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Heloise on ancient philosophy as a way of life

Donka Markus

University of Michigan

The 12th century scholar, philosopher and refined stylist Heloise whose prose shows influences from Ovid, Vergil, Lucan, Persius, Seneca Cicero, Augustine and Jerome, is only recently beginning to emerge from the shadow of Peter Abelard through the efforts of modern scholars (Newman 1992; McNamer 1991 et al.) who focus on her unique intelligence to which even Abelard may have been indebted (Marenbon 1997, Clanchy 1998). This paper contributes to this effort to reassess Heloise, a remarkable erudite with knowledge of Greek and Hebrew (McLeod 1971.90), well versed in the trivium, quadrivium, theology and philosophy (McNamer 1991. 49-72).

Heloise’s perspective on philosophy as a way of life and her sense, rare for her time, ‘of the ancient philosophers as imitable paradigms of virtue’ so far got only a passing mention (Levitan 2007. xxii). My paper will examine Heloise’s thoroughness and use of even obscure examples in making her case, which was in conflict with the argumentative version of philosophy practiced by Abelard. Her view remarkably anticipates all aspects of Pierre Hadot’s now influential thesis in his Philosophy as a Way of Life (1995; 2011) and in his What is Ancient Philosophy? (2002).

Heloise’s representation of the philosopher as a moral exemplar and embodiment of the ideal of self-control to be followed even by the Christian monk, grows out of the arguments she presents to Abelard against marriage a) at the end of Abelard’s Historia Calamitatum where he quotes her arguments and b) in the second letter of Heloise which is a response to Ablelard’s Historia. Despite the doubts surrounding the authenticity of the couple’s correspondence (Marenbon 1997.82ff, 2000.19ff), most scholars accept Heloise as a final editor who could modify in Abelard’s letters misrepresentations of her arguments. Thus, the views on philosophy as a way of life must belong to her, especially since her aim in presenting them is to shame Abelard into aspiring to follow the example of the ancient philosophers since he did not live up to his monastic vows.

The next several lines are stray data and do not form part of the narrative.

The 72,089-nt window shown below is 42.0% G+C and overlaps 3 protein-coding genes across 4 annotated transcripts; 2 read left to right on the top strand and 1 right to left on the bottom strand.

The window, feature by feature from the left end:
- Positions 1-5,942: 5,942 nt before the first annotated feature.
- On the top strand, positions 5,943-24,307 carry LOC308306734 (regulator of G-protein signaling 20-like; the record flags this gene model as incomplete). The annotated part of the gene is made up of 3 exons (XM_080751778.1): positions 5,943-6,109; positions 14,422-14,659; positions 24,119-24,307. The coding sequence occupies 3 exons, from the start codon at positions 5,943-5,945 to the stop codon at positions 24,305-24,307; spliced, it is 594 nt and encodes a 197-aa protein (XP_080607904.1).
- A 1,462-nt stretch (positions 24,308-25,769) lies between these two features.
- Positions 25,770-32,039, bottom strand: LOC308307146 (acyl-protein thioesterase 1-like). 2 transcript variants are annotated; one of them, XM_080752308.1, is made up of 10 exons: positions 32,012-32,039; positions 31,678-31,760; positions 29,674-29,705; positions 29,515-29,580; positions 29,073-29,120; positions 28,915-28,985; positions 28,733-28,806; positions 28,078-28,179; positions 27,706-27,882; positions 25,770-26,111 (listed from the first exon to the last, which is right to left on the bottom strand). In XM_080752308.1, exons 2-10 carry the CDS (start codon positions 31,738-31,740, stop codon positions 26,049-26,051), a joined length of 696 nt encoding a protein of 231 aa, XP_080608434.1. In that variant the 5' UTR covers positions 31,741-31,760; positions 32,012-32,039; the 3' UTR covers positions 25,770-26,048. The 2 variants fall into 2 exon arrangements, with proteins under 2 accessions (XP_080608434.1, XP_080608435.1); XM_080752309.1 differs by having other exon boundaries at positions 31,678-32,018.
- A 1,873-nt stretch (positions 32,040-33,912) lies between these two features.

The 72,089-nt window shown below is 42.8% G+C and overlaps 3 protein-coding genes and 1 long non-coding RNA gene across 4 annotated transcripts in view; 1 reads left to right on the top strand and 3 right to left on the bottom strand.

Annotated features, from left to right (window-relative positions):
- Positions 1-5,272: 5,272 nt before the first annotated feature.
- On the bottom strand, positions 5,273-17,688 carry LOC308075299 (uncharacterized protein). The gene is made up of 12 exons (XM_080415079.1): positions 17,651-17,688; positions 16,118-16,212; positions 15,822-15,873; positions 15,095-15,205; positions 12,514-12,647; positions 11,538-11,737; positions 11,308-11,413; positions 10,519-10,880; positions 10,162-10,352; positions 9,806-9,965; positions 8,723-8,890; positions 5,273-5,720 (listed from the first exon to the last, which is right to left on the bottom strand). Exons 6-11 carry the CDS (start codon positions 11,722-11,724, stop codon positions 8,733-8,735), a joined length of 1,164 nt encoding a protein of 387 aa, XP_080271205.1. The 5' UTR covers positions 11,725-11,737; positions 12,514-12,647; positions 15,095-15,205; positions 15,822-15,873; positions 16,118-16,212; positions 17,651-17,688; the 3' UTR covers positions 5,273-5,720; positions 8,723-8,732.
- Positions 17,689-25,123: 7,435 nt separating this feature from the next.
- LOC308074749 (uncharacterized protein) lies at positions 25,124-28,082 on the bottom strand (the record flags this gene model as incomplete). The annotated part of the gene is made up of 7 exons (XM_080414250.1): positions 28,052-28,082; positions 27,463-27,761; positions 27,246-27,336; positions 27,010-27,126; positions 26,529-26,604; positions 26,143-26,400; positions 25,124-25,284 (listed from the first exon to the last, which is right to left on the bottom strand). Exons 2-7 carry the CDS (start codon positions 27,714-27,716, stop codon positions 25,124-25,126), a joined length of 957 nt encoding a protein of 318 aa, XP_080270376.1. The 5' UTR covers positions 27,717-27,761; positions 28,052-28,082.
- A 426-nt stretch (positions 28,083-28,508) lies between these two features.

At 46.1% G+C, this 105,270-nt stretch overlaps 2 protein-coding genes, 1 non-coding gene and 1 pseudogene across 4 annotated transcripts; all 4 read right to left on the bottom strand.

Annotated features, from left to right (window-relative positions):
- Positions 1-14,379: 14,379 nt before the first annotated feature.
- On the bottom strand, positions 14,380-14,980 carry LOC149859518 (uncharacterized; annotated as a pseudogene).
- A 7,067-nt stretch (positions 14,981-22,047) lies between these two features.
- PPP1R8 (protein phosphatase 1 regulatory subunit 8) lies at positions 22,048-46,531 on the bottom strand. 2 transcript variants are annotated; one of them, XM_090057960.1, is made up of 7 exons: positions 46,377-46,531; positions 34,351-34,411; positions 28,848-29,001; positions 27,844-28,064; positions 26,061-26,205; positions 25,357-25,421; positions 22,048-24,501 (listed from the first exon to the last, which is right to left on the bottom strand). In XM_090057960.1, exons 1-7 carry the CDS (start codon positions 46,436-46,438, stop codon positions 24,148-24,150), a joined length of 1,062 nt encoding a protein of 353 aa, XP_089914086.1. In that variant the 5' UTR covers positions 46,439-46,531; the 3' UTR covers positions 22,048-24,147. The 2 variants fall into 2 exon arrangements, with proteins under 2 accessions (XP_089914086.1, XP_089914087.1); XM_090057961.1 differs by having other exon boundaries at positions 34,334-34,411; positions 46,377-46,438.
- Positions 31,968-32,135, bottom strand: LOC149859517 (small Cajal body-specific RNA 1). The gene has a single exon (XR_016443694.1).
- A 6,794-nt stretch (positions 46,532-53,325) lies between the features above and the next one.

In the letters, she underscores Augustine’s reference to the Pythagoreans who stood out with a certain praiseworthy way of life (modo.. vitae, De Civitate Dei 8.2) and excelled with ‘the quality of their life rather than with their knowledge’ (Abelard’s referencing Heloise’s arguments in Historia Calamitatum).

Heloise’ independent view on philosophy as a way of life and as a blend of reason and heart (Nye 1996.40) is consistent with her intellectual independence.  At the opening of her Problemata, study questions posed to Abelard that arose from discussions of scripture with her student-nuns, she highlights Jerome’s praise for Marcella (Smith 2002.179). Marcella’s ardor for wisdom and broad, wise mind which did not value prejudged authority without reason, but subjected Jerome’s answers to questioning in the Pythagorean manner, was a model for Heloise.

Most church writers were deeply conflicted in their relationship to the Classics. Their reliance on them was paired with distrust (cf. Jerome’ Epistula  ad Eustochium) and they labeled the pagans as unworthy custodians of divine wisdom (Augustine, De Doctrina Christiana II.60-61). By contrast, Heloise seamlessly mixes Classical with ecclesiastical models, presenting herself as an emulator not just of Marcella, but also of Aspasia, Pericles’ amica of 5th BCE whom she also calls philosopha.

Because of her expert and seamless use of Classical models and freedom of thought, Heloise fits perfectly into the intellectual climate of the 12th century Renaissance with its keen sense of its own modernitas (Curtius 1953.254-5). I show in this paper that Heloise went even further and looked ahead towards the Italian Renaissance, specifically in her understanding of philosophy as a way of life, in her unflinching use of ancient philosophical examples and in her sincere effort to follow both Classical and post-Classical models of philosophical virtue, to which she exhorts Abelard to aspire as well.

Session/Panel Title

The Philosophical Life

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